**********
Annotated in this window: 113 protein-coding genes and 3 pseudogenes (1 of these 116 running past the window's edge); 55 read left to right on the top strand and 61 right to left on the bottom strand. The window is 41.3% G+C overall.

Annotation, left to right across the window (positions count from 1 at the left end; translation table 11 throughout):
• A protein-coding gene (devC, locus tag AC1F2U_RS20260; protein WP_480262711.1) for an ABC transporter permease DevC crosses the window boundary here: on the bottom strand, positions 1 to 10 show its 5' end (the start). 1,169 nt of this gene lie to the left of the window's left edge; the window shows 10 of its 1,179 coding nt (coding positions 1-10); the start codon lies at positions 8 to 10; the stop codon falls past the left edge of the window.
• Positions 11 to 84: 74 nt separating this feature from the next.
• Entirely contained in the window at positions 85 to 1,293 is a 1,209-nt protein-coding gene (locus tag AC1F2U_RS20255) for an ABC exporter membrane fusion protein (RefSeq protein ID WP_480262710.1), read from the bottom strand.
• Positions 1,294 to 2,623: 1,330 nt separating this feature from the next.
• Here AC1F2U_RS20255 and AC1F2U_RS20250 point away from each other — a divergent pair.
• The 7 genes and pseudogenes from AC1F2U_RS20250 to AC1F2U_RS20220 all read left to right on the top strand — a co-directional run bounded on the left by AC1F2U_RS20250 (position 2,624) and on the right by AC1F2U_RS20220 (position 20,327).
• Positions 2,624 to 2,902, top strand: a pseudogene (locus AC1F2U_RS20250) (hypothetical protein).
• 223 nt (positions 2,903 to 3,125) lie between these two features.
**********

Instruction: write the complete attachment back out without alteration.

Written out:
Annotated in this window: 113 protein-coding genes and 3 pseudogenes (1 of these 116 running past the window's edge); 55 read left to right on the top strand and 61 right to left on the bottom strand. The window is 41.3% G+C overall.

Annotation, left to right across the window (positions count from 1 at the left end; translation table 11 throughout):
• A protein-coding gene (devC, locus tag AC1F2U_RS20260; protein WP_480262711.1) for an ABC transporter permease DevC crosses the window boundary here: on the bottom strand, positions 1 to 10 show its 5' end (the start). 1,169 nt of this gene lie to the left of the window's left edge; the window shows 10 of its 1,179 coding nt (coding positions 1-10); the start codon lies at positions 8 to 10; the stop codon falls past the left edge of the window.
• Positions 11 to 84: 74 nt separating this feature from the next.
• Entirely contained in the window at positions 85 to 1,293 is a 1,209-nt protein-coding gene (locus tag AC1F2U_RS20255) for an ABC exporter membrane fusion protein (RefSeq protein ID WP_480262710.1), read from the bottom strand.
• Positions 1,294 to 2,623: 1,330 nt separating this feature from the next.
• Here AC1F2U_RS20255 and AC1F2U_RS20250 point away from each other — a divergent pair.
• The 7 genes and pseudogenes from AC1F2U_RS20250 to AC1F2U_RS20220 all read left to right on the top strand — a co-directional run bounded on the left by AC1F2U_RS20250 (position 2,624) and on the right by AC1F2U_RS20220 (position 20,327).
• Positions 2,624 to 2,902, top strand: a pseudogene (locus AC1F2U_RS20250) (hypothetical protein).
• 223 nt (positions 2,903 to 3,125) lie between these two features.